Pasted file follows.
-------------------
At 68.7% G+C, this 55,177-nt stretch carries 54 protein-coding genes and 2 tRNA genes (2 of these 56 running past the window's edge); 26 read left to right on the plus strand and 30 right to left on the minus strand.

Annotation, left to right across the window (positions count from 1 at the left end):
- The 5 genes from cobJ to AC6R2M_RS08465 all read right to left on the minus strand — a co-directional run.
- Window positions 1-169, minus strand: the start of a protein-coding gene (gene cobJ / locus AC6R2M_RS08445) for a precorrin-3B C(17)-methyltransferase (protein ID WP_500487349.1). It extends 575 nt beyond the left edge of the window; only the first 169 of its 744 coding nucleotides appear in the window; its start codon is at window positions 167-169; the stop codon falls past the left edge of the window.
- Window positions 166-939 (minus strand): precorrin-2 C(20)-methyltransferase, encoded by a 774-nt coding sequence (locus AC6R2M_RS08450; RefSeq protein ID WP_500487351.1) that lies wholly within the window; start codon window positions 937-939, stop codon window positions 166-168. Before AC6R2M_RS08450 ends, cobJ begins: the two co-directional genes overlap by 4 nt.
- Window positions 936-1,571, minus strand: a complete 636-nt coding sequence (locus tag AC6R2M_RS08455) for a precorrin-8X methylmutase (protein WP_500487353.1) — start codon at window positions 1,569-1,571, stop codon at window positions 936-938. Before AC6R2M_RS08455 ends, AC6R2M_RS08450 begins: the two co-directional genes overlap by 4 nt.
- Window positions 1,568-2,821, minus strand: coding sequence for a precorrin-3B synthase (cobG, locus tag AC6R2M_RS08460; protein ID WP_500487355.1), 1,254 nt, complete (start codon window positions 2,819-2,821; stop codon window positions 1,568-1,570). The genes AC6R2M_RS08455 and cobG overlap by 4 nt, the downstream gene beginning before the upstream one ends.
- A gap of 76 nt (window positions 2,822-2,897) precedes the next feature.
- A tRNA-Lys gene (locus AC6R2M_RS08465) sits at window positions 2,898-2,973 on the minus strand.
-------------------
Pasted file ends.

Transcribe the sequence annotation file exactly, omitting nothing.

At 68.7% G+C, this 55,177-nt stretch carries 54 protein-coding genes and 2 tRNA genes (2 of these 56 running past the window's edge); 26 read left to right on the plus strand and 30 right to left on the minus strand.

Annotation, left to right across the window (positions count from 1 at the left end):
- The 5 genes from cobJ to AC6R2M_RS08465 all read right to left on the minus strand — a co-directional run.
- Window positions 1-169, minus strand: the start of a protein-coding gene (gene cobJ / locus AC6R2M_RS08445) for a precorrin-3B C(17)-methyltransferase (protein ID WP_500487349.1). It extends 575 nt beyond the left edge of the window; only the first 169 of its 744 coding nucleotides appear in the window; its start codon is at window positions 167-169; the stop codon falls past the left edge of the window.
- Window positions 166-939 (minus strand): precorrin-2 C(20)-methyltransferase, encoded by a 774-nt coding sequence (locus AC6R2M_RS08450; RefSeq protein ID WP_500487351.1) that lies wholly within the window; start codon window positions 937-939, stop codon window positions 166-168. Before AC6R2M_RS08450 ends, cobJ begins: the two co-directional genes overlap by 4 nt.
- Window positions 936-1,571, minus strand: a complete 636-nt coding sequence (locus tag AC6R2M_RS08455) for a precorrin-8X methylmutase (protein WP_500487353.1) — start codon at window positions 1,569-1,571, stop codon at window positions 936-938. Before AC6R2M_RS08455 ends, AC6R2M_RS08450 begins: the two co-directional genes overlap by 4 nt.
- Window positions 1,568-2,821, minus strand: coding sequence for a precorrin-3B synthase (cobG, locus tag AC6R2M_RS08460; protein ID WP_500487355.1), 1,254 nt, complete (start codon window positions 2,819-2,821; stop codon window positions 1,568-1,570). The genes AC6R2M_RS08455 and cobG overlap by 4 nt, the downstream gene beginning before the upstream one ends.
- A gap of 76 nt (window positions 2,822-2,897) precedes the next feature.
- A tRNA-Lys gene (locus AC6R2M_RS08465) sits at window positions 2,898-2,973 on the minus strand.